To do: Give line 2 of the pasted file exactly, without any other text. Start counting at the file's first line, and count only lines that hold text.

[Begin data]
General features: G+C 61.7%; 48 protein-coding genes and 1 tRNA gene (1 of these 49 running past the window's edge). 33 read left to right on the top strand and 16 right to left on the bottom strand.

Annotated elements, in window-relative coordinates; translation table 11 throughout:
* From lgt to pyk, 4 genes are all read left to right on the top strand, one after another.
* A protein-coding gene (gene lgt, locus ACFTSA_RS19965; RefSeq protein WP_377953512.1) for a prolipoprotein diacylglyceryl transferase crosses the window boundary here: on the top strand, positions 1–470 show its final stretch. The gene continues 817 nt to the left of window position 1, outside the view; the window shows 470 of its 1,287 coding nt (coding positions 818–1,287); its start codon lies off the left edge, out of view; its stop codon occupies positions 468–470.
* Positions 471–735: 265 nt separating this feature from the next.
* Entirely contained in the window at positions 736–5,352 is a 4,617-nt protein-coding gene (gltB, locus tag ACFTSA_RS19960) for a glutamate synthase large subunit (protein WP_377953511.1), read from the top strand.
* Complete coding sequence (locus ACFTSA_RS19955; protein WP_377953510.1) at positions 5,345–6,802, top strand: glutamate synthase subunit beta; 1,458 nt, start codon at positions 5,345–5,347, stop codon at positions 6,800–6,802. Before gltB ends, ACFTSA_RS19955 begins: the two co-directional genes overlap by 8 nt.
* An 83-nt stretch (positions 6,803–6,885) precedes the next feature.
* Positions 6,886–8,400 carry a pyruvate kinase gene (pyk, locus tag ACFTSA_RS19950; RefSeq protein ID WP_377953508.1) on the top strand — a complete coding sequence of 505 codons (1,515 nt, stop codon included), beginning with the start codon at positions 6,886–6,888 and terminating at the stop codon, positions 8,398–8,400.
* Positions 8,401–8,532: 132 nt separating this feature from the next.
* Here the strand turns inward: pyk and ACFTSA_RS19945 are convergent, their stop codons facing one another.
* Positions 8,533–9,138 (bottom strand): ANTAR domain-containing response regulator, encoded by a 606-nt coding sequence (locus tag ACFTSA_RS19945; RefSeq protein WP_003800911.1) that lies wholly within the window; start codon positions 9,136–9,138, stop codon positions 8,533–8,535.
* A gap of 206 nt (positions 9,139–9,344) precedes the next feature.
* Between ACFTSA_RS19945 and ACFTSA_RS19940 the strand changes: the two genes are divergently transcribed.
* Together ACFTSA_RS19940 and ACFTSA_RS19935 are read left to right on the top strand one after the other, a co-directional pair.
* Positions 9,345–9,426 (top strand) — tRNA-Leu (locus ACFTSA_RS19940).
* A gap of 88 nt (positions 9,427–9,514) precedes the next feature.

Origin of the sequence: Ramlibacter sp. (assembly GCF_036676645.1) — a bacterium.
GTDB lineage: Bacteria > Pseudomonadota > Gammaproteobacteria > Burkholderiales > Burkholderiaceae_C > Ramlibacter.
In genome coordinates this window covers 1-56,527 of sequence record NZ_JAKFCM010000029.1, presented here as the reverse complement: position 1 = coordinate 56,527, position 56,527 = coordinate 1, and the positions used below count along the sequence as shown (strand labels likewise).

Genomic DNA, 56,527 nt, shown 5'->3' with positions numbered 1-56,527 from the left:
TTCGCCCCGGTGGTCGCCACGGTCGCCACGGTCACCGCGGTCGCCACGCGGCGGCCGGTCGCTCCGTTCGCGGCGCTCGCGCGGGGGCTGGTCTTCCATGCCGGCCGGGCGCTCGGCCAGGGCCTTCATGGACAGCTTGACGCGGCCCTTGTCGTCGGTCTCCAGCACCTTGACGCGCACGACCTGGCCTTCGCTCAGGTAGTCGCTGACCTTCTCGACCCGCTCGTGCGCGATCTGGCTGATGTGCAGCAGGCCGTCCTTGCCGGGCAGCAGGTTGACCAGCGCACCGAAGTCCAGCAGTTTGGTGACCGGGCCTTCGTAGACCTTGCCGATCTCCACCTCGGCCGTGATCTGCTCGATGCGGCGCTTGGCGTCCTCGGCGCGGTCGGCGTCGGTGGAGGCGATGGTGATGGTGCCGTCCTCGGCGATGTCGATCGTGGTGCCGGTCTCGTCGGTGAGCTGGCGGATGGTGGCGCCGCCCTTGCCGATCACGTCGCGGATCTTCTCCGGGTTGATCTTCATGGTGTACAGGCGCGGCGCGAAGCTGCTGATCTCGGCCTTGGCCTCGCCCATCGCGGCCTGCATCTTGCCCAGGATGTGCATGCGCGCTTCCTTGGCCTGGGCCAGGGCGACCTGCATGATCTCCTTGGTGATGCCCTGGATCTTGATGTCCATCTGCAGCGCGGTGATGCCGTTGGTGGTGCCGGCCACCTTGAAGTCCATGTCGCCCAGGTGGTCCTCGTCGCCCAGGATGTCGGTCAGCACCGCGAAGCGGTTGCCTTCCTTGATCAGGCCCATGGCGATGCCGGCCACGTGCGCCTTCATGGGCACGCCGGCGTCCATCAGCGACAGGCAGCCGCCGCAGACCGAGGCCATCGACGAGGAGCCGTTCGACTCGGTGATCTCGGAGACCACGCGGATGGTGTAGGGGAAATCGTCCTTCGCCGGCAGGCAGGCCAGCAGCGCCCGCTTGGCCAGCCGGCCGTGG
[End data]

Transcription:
Annotated elements, in window-relative coordinates; translation table 11 throughout: